Jeffrey Acciaioli aka The Great Mundane: beats; Lucas Dix: vocals
Jellyfish Brigade is a project that my friend Jeffrey Acciaioli (aka The Great Mundane) started back in 2009. He was sleeping on my couch for about a month, and, while he was at work, I would access his computer and throw beats from it onto a thumb drive. I didn't let him know I'd been doing this until I had already recorded about 3 or 4 songs. Those songs turned into our album Gills and a Helmet, and we've been making music ever since.
Released in November 2014 via
Polkadot Mayhem and Neon Autumn
Written and recorded during the Diving Lessons sessions, “Gust” is an extension of past Jellyfish Brigade songs, a mixture of indie hip-hop and R&B with lyrics inspired by folk songs. Vocalist Lucas Dix pulls double duty on the track, singing verses and hooks and rapping with rapid-fire delivery about a relationship in purgatory. Producer Jeffrey Acciaioli (aka The Great Mundane) provides the soundscape with his hard-hitting drums, driving melodies, and morphing song structure. “Gust” is another shining bullet point on the brigade’s resume as they continue to release thought provoking, honest, self-reflective music.
Released in June 2014 via
Polkadot Mayhem and Neon Autumn
Diving Lessons details a two-year period in emcee Lucas Dix’s life that began as his best friend, Gavin Theory, was diagnosed with terminal cancer. Theory and Dix began making music together as Hives Inquiry Squad in high school and moved to Portland from Wisconsin to pursue their artistic endeavors.
Around the same time his best friend was diagnosed, Dix met a woman who introduced him to many of the scenic places Oregon is known for: the Cascade Mountain Range, Mt. Hood, the Columbia River Gorge, and the Pacific Ocean. These places, this new love, and the difficulties in supporting a dying friend set the backdrop, theme, and plot for the new Jellyfish Brigade album.
Producer Jeffrey Acciaioli (aka The Great Mundane) provides the soundtrack for Dix’s self-exploration with melodic, electronic beats that are sometimes as playful as a sunny day on the river. Other times, they are dark as a midnight hike through mountain fog. Dix’s stories describe the supernatural as normal and the ordinary as magical--detailing times of growth, happiness and hardship. Together, the duo created a debut album of hip hop songs with catchy, R&B infused hooks that explore the process of finding yourself while losing the people closest to you.
Released in December 2012 via 1320 Records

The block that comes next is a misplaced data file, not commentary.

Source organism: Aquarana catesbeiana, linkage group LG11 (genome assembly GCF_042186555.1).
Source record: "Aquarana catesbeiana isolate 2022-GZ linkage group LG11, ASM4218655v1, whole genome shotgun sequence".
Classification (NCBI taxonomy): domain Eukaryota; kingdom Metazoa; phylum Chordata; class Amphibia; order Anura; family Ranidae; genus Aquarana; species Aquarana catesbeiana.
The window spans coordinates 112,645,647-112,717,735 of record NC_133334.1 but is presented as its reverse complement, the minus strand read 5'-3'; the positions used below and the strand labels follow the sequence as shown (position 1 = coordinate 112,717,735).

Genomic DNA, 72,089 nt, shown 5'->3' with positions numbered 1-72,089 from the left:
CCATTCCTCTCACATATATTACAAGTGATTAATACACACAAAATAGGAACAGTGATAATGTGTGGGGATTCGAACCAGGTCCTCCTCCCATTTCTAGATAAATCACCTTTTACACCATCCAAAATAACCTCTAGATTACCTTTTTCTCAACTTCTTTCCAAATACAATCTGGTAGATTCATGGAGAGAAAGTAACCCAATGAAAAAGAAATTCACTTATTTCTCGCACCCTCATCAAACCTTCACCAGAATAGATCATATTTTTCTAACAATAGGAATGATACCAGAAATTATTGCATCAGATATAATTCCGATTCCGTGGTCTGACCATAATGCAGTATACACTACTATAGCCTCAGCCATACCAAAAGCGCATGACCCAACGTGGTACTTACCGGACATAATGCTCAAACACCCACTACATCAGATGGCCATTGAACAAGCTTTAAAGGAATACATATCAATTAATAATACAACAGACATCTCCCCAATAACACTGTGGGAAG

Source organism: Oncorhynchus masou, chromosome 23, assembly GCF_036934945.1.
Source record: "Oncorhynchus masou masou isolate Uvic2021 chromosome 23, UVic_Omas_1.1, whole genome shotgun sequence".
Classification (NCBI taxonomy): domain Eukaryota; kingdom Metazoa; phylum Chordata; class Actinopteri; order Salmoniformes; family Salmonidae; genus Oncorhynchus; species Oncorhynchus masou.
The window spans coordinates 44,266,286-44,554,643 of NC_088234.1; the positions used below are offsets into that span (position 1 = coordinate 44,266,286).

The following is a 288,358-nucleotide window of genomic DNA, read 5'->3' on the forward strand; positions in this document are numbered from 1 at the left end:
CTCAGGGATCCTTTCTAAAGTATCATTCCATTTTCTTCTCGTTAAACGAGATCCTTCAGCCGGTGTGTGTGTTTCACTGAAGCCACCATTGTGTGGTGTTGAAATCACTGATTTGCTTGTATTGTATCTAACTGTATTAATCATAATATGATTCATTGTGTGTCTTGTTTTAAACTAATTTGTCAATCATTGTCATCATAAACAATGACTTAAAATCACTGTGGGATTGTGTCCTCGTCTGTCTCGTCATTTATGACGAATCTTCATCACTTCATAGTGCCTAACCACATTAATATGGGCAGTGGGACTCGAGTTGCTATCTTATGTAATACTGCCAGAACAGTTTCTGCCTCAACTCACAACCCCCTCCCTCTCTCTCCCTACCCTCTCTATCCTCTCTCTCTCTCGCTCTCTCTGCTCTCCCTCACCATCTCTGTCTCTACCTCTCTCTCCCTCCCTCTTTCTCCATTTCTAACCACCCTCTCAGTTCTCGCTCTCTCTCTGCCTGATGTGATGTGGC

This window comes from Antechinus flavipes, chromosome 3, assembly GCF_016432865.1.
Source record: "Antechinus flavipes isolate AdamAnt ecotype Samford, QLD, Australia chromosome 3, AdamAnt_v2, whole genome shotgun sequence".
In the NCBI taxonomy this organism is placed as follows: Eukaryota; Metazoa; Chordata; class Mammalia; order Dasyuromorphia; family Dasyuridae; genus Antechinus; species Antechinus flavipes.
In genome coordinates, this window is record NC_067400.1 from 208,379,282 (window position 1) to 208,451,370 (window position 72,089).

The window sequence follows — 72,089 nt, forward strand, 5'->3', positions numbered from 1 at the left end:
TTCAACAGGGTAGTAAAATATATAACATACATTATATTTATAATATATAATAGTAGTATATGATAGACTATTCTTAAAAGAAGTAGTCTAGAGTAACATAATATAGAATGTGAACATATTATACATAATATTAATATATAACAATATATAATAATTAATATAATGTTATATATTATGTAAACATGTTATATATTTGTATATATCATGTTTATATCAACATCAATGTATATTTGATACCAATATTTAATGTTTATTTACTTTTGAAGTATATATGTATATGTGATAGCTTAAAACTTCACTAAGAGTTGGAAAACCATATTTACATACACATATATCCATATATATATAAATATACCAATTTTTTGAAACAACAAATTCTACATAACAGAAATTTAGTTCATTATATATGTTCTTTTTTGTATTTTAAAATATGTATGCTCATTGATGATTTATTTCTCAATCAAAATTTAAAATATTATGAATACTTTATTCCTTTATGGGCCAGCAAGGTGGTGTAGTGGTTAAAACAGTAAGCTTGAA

The Art of Being Pulled Apart is a short story about the heart, mind, body and soul drifting in separate directions and how we must inevitably pull our different selves back together. By intertwining tales from the river, love notes from distant cities, and fears of the unknown, we created a project that explores the breakdown process and the beauty in getting a chance to reassemble one’s self after a life changing experience. This collection of songs is influenced as much by campfire folk tunes and early 90’s R&B as it is story telling hip hop and melodic electronic beats. Its setting is somewhere in the Columbia River Gorge on a highway during a Sunday evening sunset. It touches on recognizing each person’s individuality while also realizing our tiny place in the collective. It jovially compares our fate to that of the salmon, who spend the autumn traveling back home to their demise. I guess, in short, we make honest, heartfelt songs about love, life and nature, all of which we enjoy deeply.
Released in October 2011 via 1320 Records
Sunflowers was created after a summer of running through the woods, jumping off of cliffs and bridges, lying with loved ones, starting fires, releasing our debut project “Gills and a Helmet” and growing vegetables. Somewhere in the midst of all these happenings, we decided to write a couple songs about the fun we were having. Reviler recently described our music as “toeing that line between laid-back freshness and half-experimental independent pop. Somewhere between Lazerbeak and Sufjan Stevens, or a combination of Neon Indian and Das Racist.” This what we have attempted to create: hip hop music with the honest lyrics of a folk song. The title track “Sunflowers” touches on the similarities of plants and humans in the growth process with a singing chorus over a drum and bass influenced soundscape. The second song on the single is a remix of fellow Portland, OR artist Natasha Kmeto’s “Want You Too”. The singer/producer shows off her vocal abilities while crooning about the desire for her love, until the very end of the song where I had the privilege of rapping about the summer time at dusk scenarios I was able to spend with my lover.
Released in July of 2011 via 1320 Records
With Gills and a Helmet, their debut project, Jellyfish Brigade exposes a mythology of love, adventure, creation, sorrow and triumph. They reveal an honest reflection of the perfections and struggles encountered daily. Jeffrey Acciaioli’s emotive instrumentals swirl around Lucas Dix’s delivery, weaving their narratives into a soundtrack for self-discovery and preserving the time-honored art of storytelling.
This is a tale of lost and found and lost and so on. This is a legend about creation, friendships and letting go… Discovering the delicate beauty in everyday mistakes, escaping the drive of guilt, and rattling your weaknesses by fulfilling your passions. This is an album that touches the souls of the baton twirlers, the adventurers, the teachers, the students, the conjurers of brilliance, the blissfully clueless, the romantics, the silent listeners, the revolutionaries, and the shine chasers.